“I'm on my 60th day [leading the D.C. Guard,]” McCandless said. “And I've spent a lot of those days connecting with my downtown partners. So, U.S. Capitol Police chief, U.S. Park Police chief, the mayor's office. I’m making sure that we are communicating, we know who each other are, and kind of where the National Guard in D.C. is at this time."
"I've been able to participate with some of our team at the Defense Department also, who has obviously been looking into and interested in those response times," she continued. "There's a great amount of learning and collaboration going on at this time to ensure that if and when we have our federal or District partners that require our assistance or the assistance of the National Guard, that we're in a better place.”
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Reaching out to the D.C. Community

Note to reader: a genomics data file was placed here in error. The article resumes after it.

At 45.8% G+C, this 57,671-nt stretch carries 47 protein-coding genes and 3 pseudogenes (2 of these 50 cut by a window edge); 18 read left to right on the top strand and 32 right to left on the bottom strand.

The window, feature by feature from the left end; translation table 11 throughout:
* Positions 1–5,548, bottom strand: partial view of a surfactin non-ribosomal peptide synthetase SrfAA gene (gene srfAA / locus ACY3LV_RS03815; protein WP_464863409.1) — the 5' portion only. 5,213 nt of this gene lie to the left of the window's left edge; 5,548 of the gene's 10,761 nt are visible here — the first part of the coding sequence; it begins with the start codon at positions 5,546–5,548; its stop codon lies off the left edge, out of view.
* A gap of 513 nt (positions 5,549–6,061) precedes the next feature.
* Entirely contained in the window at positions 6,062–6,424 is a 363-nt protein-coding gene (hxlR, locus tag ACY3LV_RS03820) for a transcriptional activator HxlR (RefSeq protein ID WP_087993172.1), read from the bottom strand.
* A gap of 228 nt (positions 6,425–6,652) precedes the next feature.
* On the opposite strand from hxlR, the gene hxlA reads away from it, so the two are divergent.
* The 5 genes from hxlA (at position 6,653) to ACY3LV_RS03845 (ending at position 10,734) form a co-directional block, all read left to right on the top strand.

McCandless is the granddaughter of an Iwo Jima Marine Corps veteran, who landed 45 minutes into the first wave of U.S. troops on the island. PFC Theodore Below helped raised McCandless, and instilled within the future D.C. Guard commander a sense of service which persists into the present.
“He actually still lives with me in my home in Washington, D.C.,” McCandless said. “The foundation he built for me always provided a very clear sight picture for me about the criticality of service.”
The arc of service could be seen in a hangar at Joint Base Andrews, when McCandless joined more than 30 D.C. teenagers for an up-close look at F-16 fighters.